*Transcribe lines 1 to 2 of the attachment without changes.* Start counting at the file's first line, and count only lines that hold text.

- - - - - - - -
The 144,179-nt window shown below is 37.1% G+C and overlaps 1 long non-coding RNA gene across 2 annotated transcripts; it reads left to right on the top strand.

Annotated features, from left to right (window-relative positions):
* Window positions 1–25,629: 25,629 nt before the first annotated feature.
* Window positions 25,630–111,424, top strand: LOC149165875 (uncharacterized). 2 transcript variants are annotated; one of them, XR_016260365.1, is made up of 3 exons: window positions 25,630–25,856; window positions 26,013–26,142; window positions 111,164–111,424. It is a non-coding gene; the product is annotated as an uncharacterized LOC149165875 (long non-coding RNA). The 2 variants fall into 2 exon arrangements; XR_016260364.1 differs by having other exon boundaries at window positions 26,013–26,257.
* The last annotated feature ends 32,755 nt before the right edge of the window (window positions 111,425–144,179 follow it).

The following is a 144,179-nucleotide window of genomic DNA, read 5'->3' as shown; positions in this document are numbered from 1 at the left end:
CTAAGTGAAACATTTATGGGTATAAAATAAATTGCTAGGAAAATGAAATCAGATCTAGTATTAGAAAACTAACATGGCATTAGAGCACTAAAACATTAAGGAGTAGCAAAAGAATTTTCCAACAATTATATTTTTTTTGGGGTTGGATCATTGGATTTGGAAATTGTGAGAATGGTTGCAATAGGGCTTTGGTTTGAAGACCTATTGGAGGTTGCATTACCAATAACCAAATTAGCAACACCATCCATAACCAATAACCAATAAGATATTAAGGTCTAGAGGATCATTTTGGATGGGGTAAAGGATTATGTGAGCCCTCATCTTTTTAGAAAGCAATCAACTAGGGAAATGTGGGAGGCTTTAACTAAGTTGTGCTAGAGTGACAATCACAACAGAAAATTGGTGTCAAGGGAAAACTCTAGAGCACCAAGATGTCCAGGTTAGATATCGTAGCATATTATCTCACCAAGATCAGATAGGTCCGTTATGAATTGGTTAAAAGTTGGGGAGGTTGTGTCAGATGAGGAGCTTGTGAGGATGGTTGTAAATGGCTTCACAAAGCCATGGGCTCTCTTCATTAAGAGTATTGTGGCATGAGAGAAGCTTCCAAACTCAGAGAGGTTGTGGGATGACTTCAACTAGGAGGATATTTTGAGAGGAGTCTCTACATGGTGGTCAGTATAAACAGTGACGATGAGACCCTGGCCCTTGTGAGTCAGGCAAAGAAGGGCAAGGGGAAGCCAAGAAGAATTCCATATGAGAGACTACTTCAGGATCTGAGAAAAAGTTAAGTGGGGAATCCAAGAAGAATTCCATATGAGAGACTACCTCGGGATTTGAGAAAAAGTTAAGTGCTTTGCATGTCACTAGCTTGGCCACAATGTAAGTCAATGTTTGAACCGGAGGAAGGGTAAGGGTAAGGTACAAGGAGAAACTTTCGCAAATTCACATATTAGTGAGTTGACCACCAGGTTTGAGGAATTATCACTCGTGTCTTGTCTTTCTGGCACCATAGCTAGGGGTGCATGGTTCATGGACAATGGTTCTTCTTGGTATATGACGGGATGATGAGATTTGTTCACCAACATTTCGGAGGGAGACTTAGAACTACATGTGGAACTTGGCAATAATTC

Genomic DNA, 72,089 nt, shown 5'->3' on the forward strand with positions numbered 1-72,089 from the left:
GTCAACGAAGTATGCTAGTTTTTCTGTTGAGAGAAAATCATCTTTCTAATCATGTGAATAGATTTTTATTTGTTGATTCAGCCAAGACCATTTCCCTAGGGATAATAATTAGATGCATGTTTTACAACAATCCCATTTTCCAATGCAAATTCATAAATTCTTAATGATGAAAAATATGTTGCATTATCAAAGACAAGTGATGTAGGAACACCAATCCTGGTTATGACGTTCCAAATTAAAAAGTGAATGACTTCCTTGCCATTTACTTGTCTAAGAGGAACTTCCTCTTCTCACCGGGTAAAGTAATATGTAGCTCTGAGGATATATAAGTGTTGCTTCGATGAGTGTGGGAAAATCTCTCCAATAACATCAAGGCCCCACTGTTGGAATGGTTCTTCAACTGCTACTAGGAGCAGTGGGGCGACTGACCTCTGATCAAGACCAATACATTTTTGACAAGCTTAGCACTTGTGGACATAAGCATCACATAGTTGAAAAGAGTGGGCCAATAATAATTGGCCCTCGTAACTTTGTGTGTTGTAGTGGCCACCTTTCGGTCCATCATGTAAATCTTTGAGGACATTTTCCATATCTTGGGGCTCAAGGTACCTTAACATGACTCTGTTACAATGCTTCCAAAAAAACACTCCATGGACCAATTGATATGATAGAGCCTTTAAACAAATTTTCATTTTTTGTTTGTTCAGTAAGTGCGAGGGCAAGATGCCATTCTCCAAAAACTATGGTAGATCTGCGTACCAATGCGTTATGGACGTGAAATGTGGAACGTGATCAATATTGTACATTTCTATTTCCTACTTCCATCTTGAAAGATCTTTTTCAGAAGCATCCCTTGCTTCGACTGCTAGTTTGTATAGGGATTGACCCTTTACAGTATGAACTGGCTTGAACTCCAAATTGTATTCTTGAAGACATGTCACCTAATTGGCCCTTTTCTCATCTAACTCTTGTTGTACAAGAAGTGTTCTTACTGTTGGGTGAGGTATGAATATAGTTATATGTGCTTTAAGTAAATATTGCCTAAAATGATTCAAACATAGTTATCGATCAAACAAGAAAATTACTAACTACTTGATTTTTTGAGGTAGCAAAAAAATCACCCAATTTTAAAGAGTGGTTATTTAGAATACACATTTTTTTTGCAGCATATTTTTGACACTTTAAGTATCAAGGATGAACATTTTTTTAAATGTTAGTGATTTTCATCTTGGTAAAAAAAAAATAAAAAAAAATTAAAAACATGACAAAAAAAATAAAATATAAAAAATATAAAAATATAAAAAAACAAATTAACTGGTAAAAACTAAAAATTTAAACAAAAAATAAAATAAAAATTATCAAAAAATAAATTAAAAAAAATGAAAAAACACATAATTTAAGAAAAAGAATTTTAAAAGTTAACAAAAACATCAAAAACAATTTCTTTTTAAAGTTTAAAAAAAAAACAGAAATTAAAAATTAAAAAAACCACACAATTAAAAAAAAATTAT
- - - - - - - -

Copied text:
The 144,179-nt window shown below is 37.1% G+C and overlaps 1 long non-coding RNA gene across 2 annotated transcripts; it reads left to right on the top strand.

Annotated features, from left to right (window-relative positions):